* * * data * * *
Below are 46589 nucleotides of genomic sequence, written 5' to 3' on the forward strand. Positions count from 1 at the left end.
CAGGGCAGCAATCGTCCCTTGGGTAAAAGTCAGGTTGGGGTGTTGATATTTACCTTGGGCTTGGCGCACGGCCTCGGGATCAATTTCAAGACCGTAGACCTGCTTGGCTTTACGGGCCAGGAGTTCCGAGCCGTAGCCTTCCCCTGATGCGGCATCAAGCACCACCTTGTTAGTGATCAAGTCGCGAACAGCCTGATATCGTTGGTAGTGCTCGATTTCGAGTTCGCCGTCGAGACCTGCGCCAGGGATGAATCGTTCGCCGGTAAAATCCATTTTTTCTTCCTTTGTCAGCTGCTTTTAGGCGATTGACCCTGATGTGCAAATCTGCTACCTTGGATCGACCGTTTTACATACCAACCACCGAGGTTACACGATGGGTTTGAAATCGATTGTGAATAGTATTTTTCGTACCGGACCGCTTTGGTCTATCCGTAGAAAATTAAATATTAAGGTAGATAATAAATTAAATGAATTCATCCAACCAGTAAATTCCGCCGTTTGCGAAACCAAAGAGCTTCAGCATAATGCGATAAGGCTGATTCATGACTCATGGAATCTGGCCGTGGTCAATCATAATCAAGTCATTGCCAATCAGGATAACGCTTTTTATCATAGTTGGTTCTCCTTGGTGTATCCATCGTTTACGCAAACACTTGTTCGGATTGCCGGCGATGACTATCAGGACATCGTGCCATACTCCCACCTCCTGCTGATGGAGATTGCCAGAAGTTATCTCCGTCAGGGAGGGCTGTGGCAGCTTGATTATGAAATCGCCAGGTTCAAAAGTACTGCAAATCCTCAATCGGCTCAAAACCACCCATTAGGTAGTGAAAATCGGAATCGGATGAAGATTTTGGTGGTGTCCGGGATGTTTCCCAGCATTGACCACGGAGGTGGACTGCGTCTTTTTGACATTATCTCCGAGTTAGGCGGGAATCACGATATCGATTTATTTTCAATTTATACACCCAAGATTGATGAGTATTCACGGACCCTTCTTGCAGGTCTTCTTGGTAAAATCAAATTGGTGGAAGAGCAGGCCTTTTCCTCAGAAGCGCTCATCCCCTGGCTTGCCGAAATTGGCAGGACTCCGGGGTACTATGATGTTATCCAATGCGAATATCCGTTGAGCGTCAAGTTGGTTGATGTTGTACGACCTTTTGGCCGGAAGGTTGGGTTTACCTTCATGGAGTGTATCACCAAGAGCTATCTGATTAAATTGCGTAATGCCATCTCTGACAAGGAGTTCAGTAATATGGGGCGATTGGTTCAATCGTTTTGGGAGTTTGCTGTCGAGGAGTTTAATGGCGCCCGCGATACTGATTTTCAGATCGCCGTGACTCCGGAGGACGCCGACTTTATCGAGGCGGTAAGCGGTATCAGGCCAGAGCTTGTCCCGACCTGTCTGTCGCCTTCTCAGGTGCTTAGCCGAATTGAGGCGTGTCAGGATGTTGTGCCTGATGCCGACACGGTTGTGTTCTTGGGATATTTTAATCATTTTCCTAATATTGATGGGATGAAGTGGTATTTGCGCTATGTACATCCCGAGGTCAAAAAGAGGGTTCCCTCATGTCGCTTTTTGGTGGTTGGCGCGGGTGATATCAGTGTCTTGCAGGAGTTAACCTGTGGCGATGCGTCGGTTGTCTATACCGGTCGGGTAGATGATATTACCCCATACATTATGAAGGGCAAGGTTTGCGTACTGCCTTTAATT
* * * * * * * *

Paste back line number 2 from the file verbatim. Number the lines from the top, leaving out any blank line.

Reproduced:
CAGGGCAGCAATCGTCCCTTGGGTAAAAGTCAGGTTGGGGTGTTGATATTTACCTTGGGCTTGGCGCACGGCCTCGGGATCAATTTCAAGACCGTAGACCTGCTTGGCTTTACGGGCCAGGAGTTCCGAGCCGTAGCCTTCCCCTGATGCGGCATCAAGCACCACCTTGTTAGTGATCAAGTCGCGAACAGCCTGATATCGTTGGTAGTGCTCGATTTCGAGTTCGCCGTCGAGACCTGCGCCAGGGATGAATCGTTCGCCGGTAAAATCCATTTTTTCTTCCTTTGTCAGCTGCTTTTAGGCGATTGACCCTGATGTGCAAATCTGCTACCTTGGATCGACCGTTTTACATACCAACCACCGAGGTTACACGATGGGTTTGAAATCGATTGTGAATAGTATTTTTCGTACCGGACCGCTTTGGTCTATCCGTAGAAAATTAAATATTAAGGTAGATAATAAATTAAATGAATTCATCCAACCAGTAAATTCCGCCGTTTGCGAAACCAAAGAGCTTCAGCATAATGCGATAAGGCTGATTCATGACTCATGGAATCTGGCCGTGGTCAATCATAATCAAGTCATTGCCAATCAGGATAACGCTTTTTATCATAGTTGGTTCTCCTTGGTGTATCCATCGTTTACGCAAACACTTGTTCGGATTGCCGGCGATGACTATCAGGACATCGTGCCATACTCCCACCTCCTGCTGATGGAGATTGCCAGAAGTTATCTCCGTCAGGGAGGGCTGTGGCAGCTTGATTATGAAATCGCCAGGTTCAAAAGTACTGCAAATCCTCAATCGGCTCAAAACCACCCATTAGGTAGTGAAAATCGGAATCGGATGAAGATTTTGGTGGTGTCCGGGATGTTTCCCAGCATTGACCACGGAGGTGGACTGCGTCTTTTTGACATTATCTCCGAGTTAGGCGGGAATCACGATATCGATTTATTTTCAATTTATACACCCAAGATTGATGAGTATTCACGGACCCTTCTTGCAGGTCTTCTTGGTAAAATCAAATTGGTGGAAGAGCAGGCCTTTTCCTCAGAAGCGCTCATCCCCTGGCTTGCCGAAATTGGCAGGACTCCGGGGTACTATGATGTTATCCAATGCGAATATCCGTTGAGCGTCAAGTTGGTTGATGTTGTACGACCTTTTGGCCGGAAGGTTGGGTTTACCTTCATGGAGTGTATCACCAAGAGCTATCTGATTAAATTGCGTAATGCCATCTCTGACAAGGAGTTCAGTAATATGGGGCGATTGGTTCAATCGTTTTGGGAGTTTGCTGTCGAGGAGTTTAATGGCGCCCGCGATACTGATTTTCAGATCGCCGTGACTCCGGAGGACGCCGACTTTATCGAGGCGGTAAGCGGTATCAGGCCAGAGCTTGTCCCGACCTGTCTGTCGCCTTCTCAGGTGCTTAGCCGAATTGAGGCGTGTCAGGATGTTGTGCCTGATGCCGACACGGTTGTGTTCTTGGGATATTTTAATCATTTTCCTAATATTGATGGGATGAAGTGGTATTTGCGCTATGTACATCCCGAGGTCAAAAAGAGGGTTCCCTCATGTCGCTTTTTGGTGGTTGGCGCGGGTGATATCAGTGTCTTGCAGGAGTTAACCTGTGGCGATGCGTCGGTTGTCTATACCGGTCGGGTAGATGATATTACCCCATACATTATGAAGGGCAAGGTTTGCGTACTGCCTTTAATT